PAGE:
Published: September 29, 2020
Review & Onsite Photos by Rick Russack
CAMBRIDGE, MASS. – If you had pick one word to describe a CRN auction, that word would have to be “eclectic.” Carl Nordblom and Karin Phillips put together a sale with a wide variety of high-quality items featuring a collection of Carlo Bugatti furniture, a collection of early Black Forest carvings, porcelain, early American and midcentury furniture, paintings and sculptures, tea caddies, Asian items, silver and more. Following the restrictions necessitated by COVID-19 guidelines, only about 15 people could attend the live auction and appointments were required to preview the material. Two online platforms and several phone lines were in use, and absentee bids were handled as they usually are.
The top lot of the day, surprising everyone, was a signed Herter Brothers inlaid rosewood cabinet. The cabinet, estimated at $3/5,000, was cataloged as circa 1880-82 and finished at $48,800. Inlaid with floral and insect designs, the cabinet had open display shelves on each end and two heavily inlaid doors, a pierced carved skirt and all-over gilt accents, along with a maple interior and maple panels behind the display shelves. It also had six drawers with original hardware.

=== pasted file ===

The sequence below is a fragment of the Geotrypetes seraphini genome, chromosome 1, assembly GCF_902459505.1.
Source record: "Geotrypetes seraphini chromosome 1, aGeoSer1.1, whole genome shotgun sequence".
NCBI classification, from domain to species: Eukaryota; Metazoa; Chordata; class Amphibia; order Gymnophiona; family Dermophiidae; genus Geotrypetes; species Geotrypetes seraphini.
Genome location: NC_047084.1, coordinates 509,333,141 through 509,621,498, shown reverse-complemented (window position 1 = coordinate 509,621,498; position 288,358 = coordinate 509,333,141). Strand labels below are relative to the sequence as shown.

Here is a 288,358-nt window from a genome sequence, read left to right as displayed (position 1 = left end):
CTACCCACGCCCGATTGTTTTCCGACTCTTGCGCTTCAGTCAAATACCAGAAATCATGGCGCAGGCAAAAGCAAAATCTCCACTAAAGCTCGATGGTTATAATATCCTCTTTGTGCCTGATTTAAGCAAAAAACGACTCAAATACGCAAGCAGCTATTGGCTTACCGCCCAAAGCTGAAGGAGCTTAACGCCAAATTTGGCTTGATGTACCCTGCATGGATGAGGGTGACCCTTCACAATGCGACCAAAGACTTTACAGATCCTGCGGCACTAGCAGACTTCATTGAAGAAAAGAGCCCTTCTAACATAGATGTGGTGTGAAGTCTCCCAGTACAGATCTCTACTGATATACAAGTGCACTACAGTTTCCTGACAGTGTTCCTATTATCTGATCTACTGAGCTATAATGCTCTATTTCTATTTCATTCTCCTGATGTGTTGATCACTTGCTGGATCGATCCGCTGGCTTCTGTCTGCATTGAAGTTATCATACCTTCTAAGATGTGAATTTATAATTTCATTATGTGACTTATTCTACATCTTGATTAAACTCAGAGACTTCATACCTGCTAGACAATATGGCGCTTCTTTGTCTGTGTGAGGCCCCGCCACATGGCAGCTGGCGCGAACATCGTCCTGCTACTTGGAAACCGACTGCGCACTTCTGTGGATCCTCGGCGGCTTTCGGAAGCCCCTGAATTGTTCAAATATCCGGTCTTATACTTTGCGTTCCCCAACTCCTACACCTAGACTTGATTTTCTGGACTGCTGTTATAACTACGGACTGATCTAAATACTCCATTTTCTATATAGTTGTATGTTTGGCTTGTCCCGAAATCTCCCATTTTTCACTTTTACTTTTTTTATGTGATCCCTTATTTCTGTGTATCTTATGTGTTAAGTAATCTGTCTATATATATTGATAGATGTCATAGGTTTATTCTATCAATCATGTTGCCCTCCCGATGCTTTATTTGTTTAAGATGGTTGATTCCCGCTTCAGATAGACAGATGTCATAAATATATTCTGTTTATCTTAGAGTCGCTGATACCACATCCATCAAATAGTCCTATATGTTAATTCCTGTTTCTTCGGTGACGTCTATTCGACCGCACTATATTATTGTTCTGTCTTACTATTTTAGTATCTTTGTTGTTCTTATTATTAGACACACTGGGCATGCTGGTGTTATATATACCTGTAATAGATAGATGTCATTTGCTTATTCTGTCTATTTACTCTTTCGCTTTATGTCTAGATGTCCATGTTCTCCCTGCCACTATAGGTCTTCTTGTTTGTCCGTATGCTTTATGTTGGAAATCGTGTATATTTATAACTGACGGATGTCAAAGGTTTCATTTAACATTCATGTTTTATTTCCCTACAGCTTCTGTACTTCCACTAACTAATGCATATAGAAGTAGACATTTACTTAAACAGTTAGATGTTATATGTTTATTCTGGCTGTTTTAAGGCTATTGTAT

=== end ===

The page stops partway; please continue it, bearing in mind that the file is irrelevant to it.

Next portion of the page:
Not as much of a surprise was a group of Carlo Bugatti (1856-1940) furniture, for which there was active bidding with most pieces going above estimate. Nordblom expected that the collection, which had been assembled over a 35-year period and divided into eight lots, would generate strong interest, and there was considerable online activity prior to the sale. As a collection, the total price was $107,970. Leading was a pair of benches with geometric pewter inlay, copper rosettes, copper wrapped handles and vellum seats. They were sold individually but totaled $30,700. A pair of circa 1900 tall-back armchairs, also heavily inlaid, of stained and ebonized wood, parchment and with brass and pewter inlay, some in the form of Arabic text, sold for $15,680.
Bugatti started producing furniture in Milan in 1880, continuing to work in that city until 1904. The furniture in this sale dated to the end of that period. He later moved to Paris, where he continued to work, using unusual materials and taking inspiration from varying sources – the Gothic era, Japan, Islam, North Africa as well as Oriental motifs. The highly decorated and unusual shapes he often employed were a reaction against the Industrial Revolution and factory-produced pieces of the time. Bugatti’s designs were striking, immediately recognizable and creative. When Queen Elena of Italy met Bugatti at the International Exhibition of Decorative Arts conducted in Turin in 1902, she praised him for his “Moorish-style” furniture. His answer was: “Your majesty, this style is not Moorish – it’s my own!” His son, Ettore, was the famed automobile designer.